Pain Relief Beyond Belief





From Blakey to Brown, Como to Costa, Eckstine to Eldridge, Galbraith to Garner, Harris to Hines, Horne to Hyman, Jamal to Jefferson, Kelly to Klook; Mancini to Marmarosa, May to Mitchell, Negri to Nestico, Parlan to Ponder, Reed to Ruther, Strayhorn to Sullivan, Turk to Turrentine, Wade to Williams… the forthcoming publication Treasury of Pittsburgh Jazz Connections by Dr. Nelson Harrison and Dr. Ralph Proctor, Jr. will document the legacy of one of the world’s greatest jazz capitals.


Do you want to know who Dizzy Gillespie  idolized? Did you ever wonder who inspired Kenny Clarke and Art Blakey? Who was the pianist that mentored Monk, Bud Powell, Tad Dameron, Elmo Hope, Sarah Vaughan and Mel Torme? Who was Art Tatum’s idol and Nat Cole’s mentor? What musical quartet pioneered the concept adopted later by the Modern Jazz Quartet? Were you ever curious to know who taught saxophone to Stanley Turrentine or who taught piano to Ahmad Jamal? What community music school trained Robert McFerrin, Sr. for his history-making debut with the Metropolitan Opera? What virtually unknown pianist was a significant influence on young John Coltrane, Shirley Scott, McCoy Tyner, Bobby Timmons and Ray Bryant when he moved to Philadelphia from Pittsburgh in the 1940s?  Would you be surprised to know that Erroll Garner attended classes at the Julliard School of Music in New York and was at the top of his class in writing and arranging proficiency?


Some answers  can be gleaned from the postings on the Pittsburgh Jazz Network.


For almost 100 years the Pittsburgh region has been a metacenter of jazz originality that is second to no other in the history of jazz.  One of the best kept secrets in jazz folklore, the Pittsburgh Jazz Legacy has heretofore remained mythical.  We have dubbed it “the greatest story never told” since it has not been represented in writing before now in such a way as to be accessible to anyone seeking to know more about it.  When it was happening, little did we know how priceless the memories would become when the times were gone.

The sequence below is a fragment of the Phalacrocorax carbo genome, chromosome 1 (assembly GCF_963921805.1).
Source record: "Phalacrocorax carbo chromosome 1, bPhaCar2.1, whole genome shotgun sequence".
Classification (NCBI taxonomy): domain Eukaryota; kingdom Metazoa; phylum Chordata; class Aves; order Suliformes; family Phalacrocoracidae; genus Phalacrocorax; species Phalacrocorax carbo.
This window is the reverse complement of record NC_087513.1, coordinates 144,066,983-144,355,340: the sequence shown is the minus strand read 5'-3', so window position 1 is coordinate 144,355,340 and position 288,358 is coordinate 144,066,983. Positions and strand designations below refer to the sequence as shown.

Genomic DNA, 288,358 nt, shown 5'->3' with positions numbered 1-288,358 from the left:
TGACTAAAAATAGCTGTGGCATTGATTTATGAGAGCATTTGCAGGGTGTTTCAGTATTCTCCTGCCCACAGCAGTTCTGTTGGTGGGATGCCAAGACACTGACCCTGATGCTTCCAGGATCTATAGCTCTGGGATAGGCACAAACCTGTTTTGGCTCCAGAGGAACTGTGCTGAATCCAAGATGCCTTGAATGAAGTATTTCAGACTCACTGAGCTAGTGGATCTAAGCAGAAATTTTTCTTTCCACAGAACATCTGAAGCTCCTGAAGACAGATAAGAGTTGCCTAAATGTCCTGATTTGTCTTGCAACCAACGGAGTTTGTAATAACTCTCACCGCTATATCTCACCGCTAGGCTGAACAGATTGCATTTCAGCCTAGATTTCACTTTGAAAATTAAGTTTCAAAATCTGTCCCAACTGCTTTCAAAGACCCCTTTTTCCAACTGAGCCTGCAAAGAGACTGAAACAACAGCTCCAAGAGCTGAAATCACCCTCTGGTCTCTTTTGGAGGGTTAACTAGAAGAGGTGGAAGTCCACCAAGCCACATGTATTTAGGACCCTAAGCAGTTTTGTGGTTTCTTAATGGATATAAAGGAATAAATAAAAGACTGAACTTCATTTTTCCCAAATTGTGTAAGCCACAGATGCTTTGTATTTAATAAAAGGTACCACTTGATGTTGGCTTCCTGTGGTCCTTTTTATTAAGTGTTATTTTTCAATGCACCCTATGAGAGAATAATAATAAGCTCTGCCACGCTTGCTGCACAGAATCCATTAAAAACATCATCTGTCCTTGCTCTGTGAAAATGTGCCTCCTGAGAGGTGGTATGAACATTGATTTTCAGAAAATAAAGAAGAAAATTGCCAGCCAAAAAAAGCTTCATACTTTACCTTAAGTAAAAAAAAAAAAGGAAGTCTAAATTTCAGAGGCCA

Today jazz is still king in Pittsburgh, with events, performances and activities happening all the time. The Pittsburgh Jazz Network is dedicated to celebrating and showcasing the places, artists and fans that carry on the legacy of Pittsburgh's jazz heritage.






Duke Ellington is first African-American and the first musician to solo on U.S. circulating coin



       In Her Own Words




Your voices have been heard and the Grill will soon reopen. It's important to keep the buzz going to encourage the investors who are taking the risk to save and restore her. Thank you.

Location: 2141 Wylie Avenue, Pittsburgh, PA 15219
Members: 104
Latest Activity: Aug 22, 2020

Jessica Lee on the Crawford Grill Renovation from Little Red Media on Vimeo.

Crawford Grill purchased...Franco Harris part of investment group
Written by Christian Morrow - Courier Staff Writer
Wednesday, 14 April 2010 11:25

Standing on the corner of Wylie Avenue and Elmore Street in Pittsburgh’s Hill District, Franco Harris looks across the street at the names of jazz legends etched on the Legacy senior building—Billy Eckstine, Erroll Garner, Earl “Fatha” Hines—and starts nodding his head.

—Members of the group that bought the Crawford Grill in February include, from left: Robert Meeder, Greg Spencer, Jules Matthews, Victor Rogue, Dwight Mayo, Franco Harris and William Generett.

“This is a good corner,” the Hall-of-Famer said. “You stand here and your head just starts bopping up and down. This is such a historic site that the preservation and history of it has to live on. So the question is, how do we do that? Well, the first step is to buy this building—so we did.”

The building Harris is referring to is the Crawford Grill, a Hill mecca for jazz that closed in 2003. He is among a group of four private investors and three nonprofits that purchased the property in February. The others include Randall Industries founder Greg Spencer, Transportation Solutions owner Dwight Mayo, former Fisher Scientific CEO Bill Recker; Pittsburgh Gateways, The Keystone Innovation Zone and The Hill House Economic Development Corp.

The group plans to restore and preserve the building’s interior space as it was in its heyday and to expand into a vacant lot next door—which the group is currently closing on—with new restaurant and nightclub space. There are also plans for an educational component that would convert the current building’s upper floors to studio, workshop, educational and meeting space, so the Hill District’s jazz legacy can be passed on.

“We had all these talented people who came from Pittsburgh like Ahmad Jamal, who I just saw at the first ever National Jazz Day concert here,” said Harris. “And though they went elsewhere to pursue their careers, they always came back and they were great ambassadors for Pittsburgh. Can we capture how things were and how they evolved? It will be hard, but we’ll try to preserve that feel as closely as possible.”